To put this all in perspective, here are some numbers: In 2010, right as the Hallyu wave began to crest, 23 groups debuted. Among these are INFINITE and SISTAR, groups that are arguably still highly active. The following year, a total of 58 new groups were debuted, 54 in 2012 and last year, 53 new Kpop artists were introduced. Can you name the first single by History or LU:KUS? How about Global Icon? What about their respective companies? There can be an argument made that for every group that debuts, several more disband to even out the industry. This is a fair claim, but not necessarily true. In early years, the market was more balanced with far less new debuts, and a fair number of groups disbanding. Since 2010, the numbers have become highly skewed. Instead of acts falling apart, members are being replaced or added to pre-existing entities. For example, the duo of JJ Project from 2012, who had one single, found themselves rebranded and relaunched as members of GOT7 two years later. After examining the numbers and the circumstances, it is clear to see that the way that the Kpop industry works in terms of creating and releasing debuts has changed dramatically.

GOT7

When a new artist is “manufactured” by any entertainment company, marketing teams are employed to create a lasting impression on audiences. It is this lingering image that gets fans to buy products and ultimately join the fan base, where money is made. A group that has been in the idol circuit for many many years already has access to money-making venues outside of mere music: they have already made ties with advertisers and lifestyle brands. A group like Big Bang can simply appear on the cover of a magazine and sell thousands of copies without effort. When they release a mediocre song, or reuse a concept that is cliched, boring and bland, they are still expected to sweep music show awards by virtue of the weight behind their name alone. Newer groups do not have this same presence and usually struggle to fill in the cracks left by popular groups by partnering with smaller brands, if possible.


There is a concept within business that applies here as well. Free markets are theoretically, self-regulating systems where audiences use their purchasing power to dictate quality. When there is a market, in this case, music in terms of album sales and advertising dollars, the theory states that groups with the largest number of fans must therefore be the best quality. The groups that remain relatively unknown, must have the lowest quality of music, production and presence. This is not necessarily true, however. I would even argue there are some new groups that have incredible potential but because there are entirely too many names and faces to keep track of, they are pushed to the back and eventually cease to exist.

LU:KUS

In a perfect free-market world, it would make sense to eliminate as much of the competition as possible. But Kpop does the exact opposite. Enter the phenomenon of the subunit. Groups like Super Junior, T-ARA and SISTAR still exist to produce songs on a regular basis. While the quality of these songs can be debated, their popularity cannot. In an industry that is already packed to the gills with new debuts, subunits are an ingenious way for companies to cement their hold on music charts and reestablish waning fanbases. Now instead of having a single group on music charts, companies can have multiple avenues to expose their products. Coupled on top of this concept is a trend with groups debuting with larger number of members. Ranging from 7 to 12, new idol groups are comprised of more than just the singer, rapper and dancer. With more members in the group comes more opportunity for fans to latch onto the unique attitudes and styles of members when made popular through their variety appearances. There is a flavour for every fan, and more fans to appeal to. But when is this just too much? Super Junior has a total of 12 members, separated into several distinct groups. SUJU-M is composed of the Chinese members with their own distinct Chinese songs, while regular Super Junior exists in South Korea. They are extremely popular in both countries, and both Super Junior and Super Junior-M have songs on the same music chart. Twice the group means twice the advertising avenue. Companies are purposely embracing the idea of creating large groups so that they can chop them up into smaller units, aggressively promoting multiple songs at the same time. Oversaturation is not merely limited to new debuts, but also to existing performers already.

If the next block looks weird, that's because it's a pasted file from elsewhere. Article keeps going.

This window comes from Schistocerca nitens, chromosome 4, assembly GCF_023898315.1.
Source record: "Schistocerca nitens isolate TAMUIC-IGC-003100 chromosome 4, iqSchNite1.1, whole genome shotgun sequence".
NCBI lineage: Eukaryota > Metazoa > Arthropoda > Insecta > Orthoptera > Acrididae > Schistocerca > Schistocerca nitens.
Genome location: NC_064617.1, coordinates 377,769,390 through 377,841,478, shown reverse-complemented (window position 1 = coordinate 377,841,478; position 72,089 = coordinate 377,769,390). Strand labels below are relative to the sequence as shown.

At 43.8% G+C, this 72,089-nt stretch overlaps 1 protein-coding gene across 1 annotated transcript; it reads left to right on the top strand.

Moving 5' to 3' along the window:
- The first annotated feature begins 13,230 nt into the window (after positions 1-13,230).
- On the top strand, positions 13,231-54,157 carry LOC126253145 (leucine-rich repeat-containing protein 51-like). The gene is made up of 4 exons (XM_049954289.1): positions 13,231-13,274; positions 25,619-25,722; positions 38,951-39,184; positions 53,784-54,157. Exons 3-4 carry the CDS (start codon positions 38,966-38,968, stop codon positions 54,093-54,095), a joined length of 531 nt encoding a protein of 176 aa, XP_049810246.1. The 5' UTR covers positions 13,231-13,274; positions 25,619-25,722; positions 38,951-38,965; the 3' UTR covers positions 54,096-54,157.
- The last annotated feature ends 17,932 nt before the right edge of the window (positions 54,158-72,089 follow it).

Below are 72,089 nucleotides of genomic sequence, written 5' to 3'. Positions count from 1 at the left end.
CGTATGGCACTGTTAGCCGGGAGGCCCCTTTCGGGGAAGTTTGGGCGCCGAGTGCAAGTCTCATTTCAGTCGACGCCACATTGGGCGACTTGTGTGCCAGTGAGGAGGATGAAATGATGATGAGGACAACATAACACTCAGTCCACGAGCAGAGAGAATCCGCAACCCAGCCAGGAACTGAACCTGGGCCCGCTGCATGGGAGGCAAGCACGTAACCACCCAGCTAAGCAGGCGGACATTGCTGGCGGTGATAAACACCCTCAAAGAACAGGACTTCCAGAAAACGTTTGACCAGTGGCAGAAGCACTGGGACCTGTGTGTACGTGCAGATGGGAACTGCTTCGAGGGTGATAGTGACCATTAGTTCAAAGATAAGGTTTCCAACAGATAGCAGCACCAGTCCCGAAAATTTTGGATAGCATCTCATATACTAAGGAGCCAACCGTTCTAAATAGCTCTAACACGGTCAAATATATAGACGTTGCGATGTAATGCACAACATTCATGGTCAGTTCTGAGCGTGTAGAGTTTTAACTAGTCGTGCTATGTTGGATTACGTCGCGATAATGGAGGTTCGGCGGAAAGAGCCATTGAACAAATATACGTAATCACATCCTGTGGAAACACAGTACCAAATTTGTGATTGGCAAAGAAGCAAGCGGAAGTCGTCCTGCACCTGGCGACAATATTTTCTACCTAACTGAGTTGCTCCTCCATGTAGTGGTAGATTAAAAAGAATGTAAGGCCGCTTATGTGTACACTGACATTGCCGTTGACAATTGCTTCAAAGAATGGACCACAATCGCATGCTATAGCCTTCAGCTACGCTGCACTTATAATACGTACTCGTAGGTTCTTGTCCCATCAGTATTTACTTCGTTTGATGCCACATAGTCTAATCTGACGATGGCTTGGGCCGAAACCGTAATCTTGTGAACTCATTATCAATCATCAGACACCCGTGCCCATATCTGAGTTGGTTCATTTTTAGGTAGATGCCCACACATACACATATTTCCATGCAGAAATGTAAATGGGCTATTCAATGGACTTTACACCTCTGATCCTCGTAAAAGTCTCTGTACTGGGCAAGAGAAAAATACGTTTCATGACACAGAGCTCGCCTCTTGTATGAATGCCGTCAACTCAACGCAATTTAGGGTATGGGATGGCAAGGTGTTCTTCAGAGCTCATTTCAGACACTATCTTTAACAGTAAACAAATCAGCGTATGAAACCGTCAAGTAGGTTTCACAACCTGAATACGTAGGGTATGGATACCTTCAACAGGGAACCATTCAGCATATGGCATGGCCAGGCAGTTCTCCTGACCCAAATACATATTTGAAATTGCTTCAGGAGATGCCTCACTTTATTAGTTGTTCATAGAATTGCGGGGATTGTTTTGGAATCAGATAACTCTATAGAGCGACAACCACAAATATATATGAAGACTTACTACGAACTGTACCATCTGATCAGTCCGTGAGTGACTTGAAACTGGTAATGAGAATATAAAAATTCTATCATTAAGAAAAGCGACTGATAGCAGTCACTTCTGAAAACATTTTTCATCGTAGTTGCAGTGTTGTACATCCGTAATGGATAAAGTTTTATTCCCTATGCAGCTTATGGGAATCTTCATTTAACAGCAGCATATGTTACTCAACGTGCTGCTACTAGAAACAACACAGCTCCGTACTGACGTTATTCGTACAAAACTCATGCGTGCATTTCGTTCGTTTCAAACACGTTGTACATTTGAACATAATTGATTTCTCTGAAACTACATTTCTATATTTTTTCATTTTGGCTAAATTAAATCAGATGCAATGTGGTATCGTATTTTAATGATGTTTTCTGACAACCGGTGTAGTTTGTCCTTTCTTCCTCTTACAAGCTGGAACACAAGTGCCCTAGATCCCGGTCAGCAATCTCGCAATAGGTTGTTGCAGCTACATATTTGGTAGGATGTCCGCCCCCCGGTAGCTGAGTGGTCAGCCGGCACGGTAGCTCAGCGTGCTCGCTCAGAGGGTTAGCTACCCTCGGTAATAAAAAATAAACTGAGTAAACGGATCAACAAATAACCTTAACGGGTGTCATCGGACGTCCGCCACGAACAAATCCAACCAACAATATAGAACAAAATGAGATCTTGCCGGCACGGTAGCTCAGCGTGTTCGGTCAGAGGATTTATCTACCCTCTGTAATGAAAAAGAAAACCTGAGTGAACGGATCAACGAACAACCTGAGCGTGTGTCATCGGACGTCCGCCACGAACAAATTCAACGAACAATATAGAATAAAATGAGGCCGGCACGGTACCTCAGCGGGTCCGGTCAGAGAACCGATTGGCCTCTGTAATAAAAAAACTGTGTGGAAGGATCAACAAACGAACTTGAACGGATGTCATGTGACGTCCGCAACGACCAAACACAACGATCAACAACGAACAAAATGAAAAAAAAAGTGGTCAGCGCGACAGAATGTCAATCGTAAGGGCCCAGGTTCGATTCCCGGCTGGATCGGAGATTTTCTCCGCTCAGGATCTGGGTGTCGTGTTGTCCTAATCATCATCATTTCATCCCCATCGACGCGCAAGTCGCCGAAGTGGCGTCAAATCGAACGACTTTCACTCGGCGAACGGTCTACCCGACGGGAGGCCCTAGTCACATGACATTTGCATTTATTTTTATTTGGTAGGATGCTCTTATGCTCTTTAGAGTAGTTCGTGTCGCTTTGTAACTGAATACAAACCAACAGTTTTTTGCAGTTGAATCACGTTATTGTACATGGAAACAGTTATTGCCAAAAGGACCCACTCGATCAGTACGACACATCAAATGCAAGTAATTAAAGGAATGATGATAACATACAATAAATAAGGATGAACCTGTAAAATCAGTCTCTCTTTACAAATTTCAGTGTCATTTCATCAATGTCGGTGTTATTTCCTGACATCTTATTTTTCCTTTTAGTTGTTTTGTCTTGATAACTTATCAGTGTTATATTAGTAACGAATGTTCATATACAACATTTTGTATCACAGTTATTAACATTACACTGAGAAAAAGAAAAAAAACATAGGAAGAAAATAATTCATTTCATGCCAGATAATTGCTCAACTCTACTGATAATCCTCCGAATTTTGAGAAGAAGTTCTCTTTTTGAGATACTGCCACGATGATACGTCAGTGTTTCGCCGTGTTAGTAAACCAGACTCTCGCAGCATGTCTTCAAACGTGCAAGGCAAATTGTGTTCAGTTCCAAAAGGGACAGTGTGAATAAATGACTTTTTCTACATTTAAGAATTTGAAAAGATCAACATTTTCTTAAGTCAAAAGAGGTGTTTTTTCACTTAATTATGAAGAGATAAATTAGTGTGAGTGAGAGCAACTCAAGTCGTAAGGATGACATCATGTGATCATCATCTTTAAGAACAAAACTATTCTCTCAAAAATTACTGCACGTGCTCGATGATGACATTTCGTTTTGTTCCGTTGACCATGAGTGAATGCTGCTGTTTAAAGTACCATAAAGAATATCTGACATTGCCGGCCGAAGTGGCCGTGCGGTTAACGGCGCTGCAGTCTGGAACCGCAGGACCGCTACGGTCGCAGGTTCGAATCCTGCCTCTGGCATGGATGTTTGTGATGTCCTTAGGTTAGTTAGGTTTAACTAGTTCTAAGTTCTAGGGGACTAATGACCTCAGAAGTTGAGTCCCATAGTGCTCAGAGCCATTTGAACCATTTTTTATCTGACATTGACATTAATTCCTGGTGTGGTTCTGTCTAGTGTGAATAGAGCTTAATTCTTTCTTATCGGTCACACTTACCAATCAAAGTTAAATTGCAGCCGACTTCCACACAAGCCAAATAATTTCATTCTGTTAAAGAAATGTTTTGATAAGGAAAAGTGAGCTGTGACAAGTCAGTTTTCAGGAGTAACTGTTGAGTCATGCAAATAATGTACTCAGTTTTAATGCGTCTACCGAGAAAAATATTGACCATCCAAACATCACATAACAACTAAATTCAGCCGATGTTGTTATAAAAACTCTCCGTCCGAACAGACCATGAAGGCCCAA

Super Junior

There is no doubt that there are an exponentially larger number of Kpop acts now than in previous years. While the trend of Kpop popularity seems to be diminishing, it appears that entertainment companies are pushing harder than ever to distinguish themselves as having a larger roster of acts to chose from depending on the mood of the music being promoted. As more and more new acts come into existence, it becomes more difficult for already-established groups to remain relevant. Instead of witnessing new styles, we are exposed to the same consistent formulas and packaging. Kpop fans are now spoiled for choice but this is not necessarily a benefit to them. Just by virtue of their respective companies and connections, some groups are poised to succeed while the undeserving may fail. The entertainment industry as it relates to idol groups in South Korea is still far from a monopoly. Each year new companies are created, each with their own pros and cons. But companies continue to be bought and sold, such as Woolim, which now belongs to SM Entertainment. Whether or not the sheer number of idol groups continues and the quality begins to burn out is something we have yet to see.


'L' lives in Ontario, Canada. She is a pop culture and media junkie and has helped organize kpop parties and events across Ontario. Her biases are BTS, Block B, M.I.B and Infinite.